Going through the topic of LBA, i.e., Linear bounded automata. I found that LBA requires the NTM with some constraints on tape. I found the same information from different sources. But I did not get why all the sources mentioned that it needs a NTM. I am not getting why I need a NTM for LBA? We also know that any NTM can be converted to DTM. Therefore, I can take a DTM and put those tape constraints for building a LBA. I think that with a tape constraints DTM would be converted to LBA! Please make me correct and kindly tell me why I need an NTM for an LBA?


2 Answers 2


The conversion from nondeterministic Turing machine to deterministic Turing machines doesn't conserve space. The best known construction, known as Savitch's theorem, converts a nondeterministic Turing machine using space $s(n)$ to a deterministic one using space $O(s(n)^2)$, and this is suspected to be tight in general; see for example this question on cstheory.

Linear-bounded automata correspond to a class of grammars, context-sensitive grammars, in the following strong sense: a language can be described by a context-sensitive grammar iff it is accepted by some linear-bounded automaton. We only know how to prove this result if the linear-bounded automata are allowed to be nondeterministic. Indeed, assuming that $\mathsf{DSPACE}(n) \neq \mathsf{NSPACE}(n)$ (a conjecture which is much weaker than the tightness of Savitch's theorem), there exists a context-sensitive language which cannot be decided by a deterministic linear-bounded automaton.


From Savitch's theorem:

A nondeterministic L(n)-tape bounded Turing machine can be simulated by a deterministic $[L(n)]^2$-tape bounded Turing machine, provided $L(n) \geq \log_2 n$.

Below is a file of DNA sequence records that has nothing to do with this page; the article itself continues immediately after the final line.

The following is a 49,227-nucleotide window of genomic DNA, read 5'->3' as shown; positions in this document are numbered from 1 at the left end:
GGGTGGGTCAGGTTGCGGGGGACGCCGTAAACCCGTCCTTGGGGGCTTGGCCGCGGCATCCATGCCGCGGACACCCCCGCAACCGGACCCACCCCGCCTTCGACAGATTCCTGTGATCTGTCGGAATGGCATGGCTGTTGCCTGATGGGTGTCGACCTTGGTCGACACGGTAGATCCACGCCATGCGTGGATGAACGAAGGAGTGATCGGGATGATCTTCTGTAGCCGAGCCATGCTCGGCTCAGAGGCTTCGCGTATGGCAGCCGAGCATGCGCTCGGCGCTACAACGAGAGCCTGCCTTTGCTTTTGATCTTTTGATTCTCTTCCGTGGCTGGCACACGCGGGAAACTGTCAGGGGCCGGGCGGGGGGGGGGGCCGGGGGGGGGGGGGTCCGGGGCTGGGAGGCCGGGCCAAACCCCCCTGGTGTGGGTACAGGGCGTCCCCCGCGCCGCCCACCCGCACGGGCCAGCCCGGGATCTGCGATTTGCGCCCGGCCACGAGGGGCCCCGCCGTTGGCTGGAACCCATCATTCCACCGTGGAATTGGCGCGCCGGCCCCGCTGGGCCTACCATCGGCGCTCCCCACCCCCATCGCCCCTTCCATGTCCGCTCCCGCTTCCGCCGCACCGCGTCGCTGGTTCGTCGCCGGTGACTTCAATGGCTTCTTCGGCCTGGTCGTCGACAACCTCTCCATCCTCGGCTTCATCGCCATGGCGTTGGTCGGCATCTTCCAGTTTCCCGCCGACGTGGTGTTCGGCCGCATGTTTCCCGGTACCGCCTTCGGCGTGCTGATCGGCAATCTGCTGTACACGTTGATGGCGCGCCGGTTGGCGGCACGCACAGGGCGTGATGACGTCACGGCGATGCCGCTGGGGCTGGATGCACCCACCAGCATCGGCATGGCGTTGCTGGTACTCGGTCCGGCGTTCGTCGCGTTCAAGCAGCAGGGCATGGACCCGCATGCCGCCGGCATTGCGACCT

Thus, in particular, every context-sensitive language can be recognized within deterministic storage $n^2$, where $n$ is the length of the input.

The context-sensitive languages are precisely those sets accepted by nondeterministic Turing machines within storage $L(n) = n$. Then Every context-sensitive language is accepted by some deterministic Turing machine within storage $n^2$.

Conclusion: So, this is all about a matter of storage, that is why we use NTM in the LBA as it requires less storage over DTM. As an interesting aside, there remains an open problem to do with LBAs in the realm of complexity theory: does a deterministic LBA have the same power as a normal non-deterministic LBA or, equivalently, does NSPACE(n) = DSPACE(n)?

N.B: Please make me correct if I misunderstand the concepts. If it is satisfactory then you may please give me an upvote.


  1. Savitch, Walter J. "Relationships between nondeterministic and deterministic tape complexities." Journal of computer and system sciences 4.2 (1970): 177-192.

  2. https://www.cs.auckland.ac.nz/~nies/Students/Bax380project2010.pdf


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